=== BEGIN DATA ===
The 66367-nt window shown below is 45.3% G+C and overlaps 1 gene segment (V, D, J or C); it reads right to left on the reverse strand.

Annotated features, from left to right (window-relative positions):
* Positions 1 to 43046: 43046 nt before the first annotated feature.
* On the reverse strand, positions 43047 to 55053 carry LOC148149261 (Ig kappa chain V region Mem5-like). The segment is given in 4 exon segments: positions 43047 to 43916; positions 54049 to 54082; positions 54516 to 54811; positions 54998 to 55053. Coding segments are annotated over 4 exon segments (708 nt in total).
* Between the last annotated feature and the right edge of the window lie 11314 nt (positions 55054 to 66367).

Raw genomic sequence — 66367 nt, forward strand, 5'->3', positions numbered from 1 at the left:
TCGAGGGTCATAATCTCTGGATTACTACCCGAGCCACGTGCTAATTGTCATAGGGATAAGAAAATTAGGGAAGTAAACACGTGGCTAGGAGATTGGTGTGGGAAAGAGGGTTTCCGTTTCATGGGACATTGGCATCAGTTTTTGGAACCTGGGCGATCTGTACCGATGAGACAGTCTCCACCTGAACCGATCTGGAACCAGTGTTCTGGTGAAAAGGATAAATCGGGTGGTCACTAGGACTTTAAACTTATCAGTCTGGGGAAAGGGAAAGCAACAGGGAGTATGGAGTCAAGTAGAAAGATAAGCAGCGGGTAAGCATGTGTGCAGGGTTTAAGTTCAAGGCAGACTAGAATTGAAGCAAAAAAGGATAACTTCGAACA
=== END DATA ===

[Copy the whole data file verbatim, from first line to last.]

The 66367-nt window shown below is 45.3% G+C and overlaps 1 gene segment (V, D, J or C); it reads right to left on the reverse strand.

Annotated features, from left to right (window-relative positions):
* Positions 1 to 43046: 43046 nt before the first annotated feature.
* On the reverse strand, positions 43047 to 55053 carry LOC148149261 (Ig kappa chain V region Mem5-like). The segment is given in 4 exon segments: positions 43047 to 43916; positions 54049 to 54082; positions 54516 to 54811; positions 54998 to 55053. Coding segments are annotated over 4 exon segments (708 nt in total).
* Between the last annotated feature and the right edge of the window lie 11314 nt (positions 55054 to 66367).

Raw genomic sequence — 66367 nt, forward strand, 5'->3', positions numbered from 1 at the left:
TCGAGGGTCATAATCTCTGGATTACTACCCGAGCCACGTGCTAATTGTCATAGGGATAAGAAAATTAGGGAAGTAAACACGTGGCTAGGAGATTGGTGTGGGAAAGAGGGTTTCCGTTTCATGGGACATTGGCATCAGTTTTTGGAACCTGGGCGATCTGTACCGATGAGACAGTCTCCACCTGAACCGATCTGGAACCAGTGTTCTGGTGAAAAGGATAAATCGGGTGGTCACTAGGACTTTAAACTTATCAGTCTGGGGAAAGGGAAAGCAACAGGGAGTATGGAGTCAAGTAGAAAGATAAGCAGCGGGTAAGCATGTGTGCAGGGTTTAAGTTCAAGGCAGACTAGAATTGAAGCAAAAAAGGATAACTTCGAACA